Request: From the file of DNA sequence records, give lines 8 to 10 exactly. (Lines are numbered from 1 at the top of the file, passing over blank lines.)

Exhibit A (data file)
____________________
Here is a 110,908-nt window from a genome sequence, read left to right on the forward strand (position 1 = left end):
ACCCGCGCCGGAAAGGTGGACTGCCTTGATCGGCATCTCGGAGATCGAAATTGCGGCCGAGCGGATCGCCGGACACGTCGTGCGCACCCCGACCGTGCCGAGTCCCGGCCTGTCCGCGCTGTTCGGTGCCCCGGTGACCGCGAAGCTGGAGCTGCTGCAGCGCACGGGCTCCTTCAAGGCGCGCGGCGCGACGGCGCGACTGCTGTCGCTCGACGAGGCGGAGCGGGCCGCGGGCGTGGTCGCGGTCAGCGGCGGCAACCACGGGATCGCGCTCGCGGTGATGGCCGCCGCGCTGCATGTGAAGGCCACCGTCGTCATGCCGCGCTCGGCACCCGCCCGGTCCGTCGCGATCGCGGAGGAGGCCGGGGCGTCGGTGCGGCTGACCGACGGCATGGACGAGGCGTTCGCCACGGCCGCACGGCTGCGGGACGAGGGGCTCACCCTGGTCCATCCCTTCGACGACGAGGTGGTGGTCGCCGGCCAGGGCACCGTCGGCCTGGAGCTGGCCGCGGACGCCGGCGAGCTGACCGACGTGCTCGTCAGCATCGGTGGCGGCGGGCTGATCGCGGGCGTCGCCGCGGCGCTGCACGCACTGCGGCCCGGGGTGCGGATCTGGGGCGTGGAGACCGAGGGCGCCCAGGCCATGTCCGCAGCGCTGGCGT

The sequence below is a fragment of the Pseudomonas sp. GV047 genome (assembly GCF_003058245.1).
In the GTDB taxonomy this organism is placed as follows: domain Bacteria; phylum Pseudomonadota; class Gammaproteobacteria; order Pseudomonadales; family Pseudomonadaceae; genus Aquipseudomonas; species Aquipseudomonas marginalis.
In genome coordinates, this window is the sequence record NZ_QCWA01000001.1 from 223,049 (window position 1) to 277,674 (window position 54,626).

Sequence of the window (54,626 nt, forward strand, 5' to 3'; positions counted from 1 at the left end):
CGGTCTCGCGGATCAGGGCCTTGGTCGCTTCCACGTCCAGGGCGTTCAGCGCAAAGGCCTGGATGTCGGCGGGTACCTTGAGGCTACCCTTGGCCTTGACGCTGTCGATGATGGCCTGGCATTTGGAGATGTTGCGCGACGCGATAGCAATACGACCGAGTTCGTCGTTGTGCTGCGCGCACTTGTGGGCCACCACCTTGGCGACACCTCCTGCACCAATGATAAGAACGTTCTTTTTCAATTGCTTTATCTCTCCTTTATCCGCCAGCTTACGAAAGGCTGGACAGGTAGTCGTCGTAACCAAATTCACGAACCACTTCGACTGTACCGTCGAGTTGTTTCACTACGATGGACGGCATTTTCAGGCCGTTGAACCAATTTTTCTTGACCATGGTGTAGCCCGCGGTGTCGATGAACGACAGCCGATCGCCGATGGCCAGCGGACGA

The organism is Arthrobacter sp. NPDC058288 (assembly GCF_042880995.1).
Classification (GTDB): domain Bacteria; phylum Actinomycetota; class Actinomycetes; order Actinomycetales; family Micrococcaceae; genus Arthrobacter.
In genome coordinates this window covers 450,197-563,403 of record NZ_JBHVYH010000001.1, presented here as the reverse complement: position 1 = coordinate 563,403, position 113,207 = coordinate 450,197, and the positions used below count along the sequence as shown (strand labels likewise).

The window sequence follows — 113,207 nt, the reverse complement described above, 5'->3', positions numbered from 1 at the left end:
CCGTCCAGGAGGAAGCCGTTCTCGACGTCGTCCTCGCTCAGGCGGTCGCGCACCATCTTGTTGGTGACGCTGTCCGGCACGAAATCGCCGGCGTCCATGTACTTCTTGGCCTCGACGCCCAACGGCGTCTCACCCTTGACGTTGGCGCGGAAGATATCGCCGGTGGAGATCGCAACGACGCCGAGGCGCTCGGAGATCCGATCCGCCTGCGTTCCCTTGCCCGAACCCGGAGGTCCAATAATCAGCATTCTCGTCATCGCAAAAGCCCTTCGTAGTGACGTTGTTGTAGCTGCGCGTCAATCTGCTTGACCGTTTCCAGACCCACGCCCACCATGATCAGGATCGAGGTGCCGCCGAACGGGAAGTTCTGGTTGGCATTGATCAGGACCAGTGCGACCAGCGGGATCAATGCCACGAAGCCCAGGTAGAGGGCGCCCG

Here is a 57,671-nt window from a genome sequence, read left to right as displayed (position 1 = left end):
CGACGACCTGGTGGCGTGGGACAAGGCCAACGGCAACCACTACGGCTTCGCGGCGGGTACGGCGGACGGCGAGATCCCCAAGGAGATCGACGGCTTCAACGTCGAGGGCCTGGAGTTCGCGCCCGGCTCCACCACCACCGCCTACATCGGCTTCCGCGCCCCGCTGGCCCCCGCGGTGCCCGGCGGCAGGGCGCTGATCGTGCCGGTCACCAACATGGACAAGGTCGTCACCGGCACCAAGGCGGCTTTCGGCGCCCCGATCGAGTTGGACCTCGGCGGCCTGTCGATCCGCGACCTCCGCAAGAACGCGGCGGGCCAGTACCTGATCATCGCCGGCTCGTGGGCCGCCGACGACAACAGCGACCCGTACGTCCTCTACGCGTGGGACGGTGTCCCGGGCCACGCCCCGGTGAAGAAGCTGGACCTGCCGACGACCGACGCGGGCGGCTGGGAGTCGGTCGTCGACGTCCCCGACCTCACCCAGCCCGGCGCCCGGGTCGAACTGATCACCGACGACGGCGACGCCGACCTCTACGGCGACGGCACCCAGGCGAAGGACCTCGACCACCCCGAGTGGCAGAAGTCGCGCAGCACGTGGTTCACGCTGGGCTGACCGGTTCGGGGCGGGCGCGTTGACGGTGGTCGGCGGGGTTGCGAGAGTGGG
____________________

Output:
The organism is Arthrobacter sp. NPDC058288 (assembly GCF_042880995.1).
Classification (GTDB): domain Bacteria; phylum Actinomycetota; class Actinomycetes; order Actinomycetales; family Micrococcaceae; genus Arthrobacter.
In genome coordinates this window covers 450,197-563,403 of record NZ_JBHVYH010000001.1, presented here as the reverse complement: position 1 = coordinate 563,403, position 113,207 = coordinate 450,197, and the positions used below count along the sequence as shown (strand labels likewise).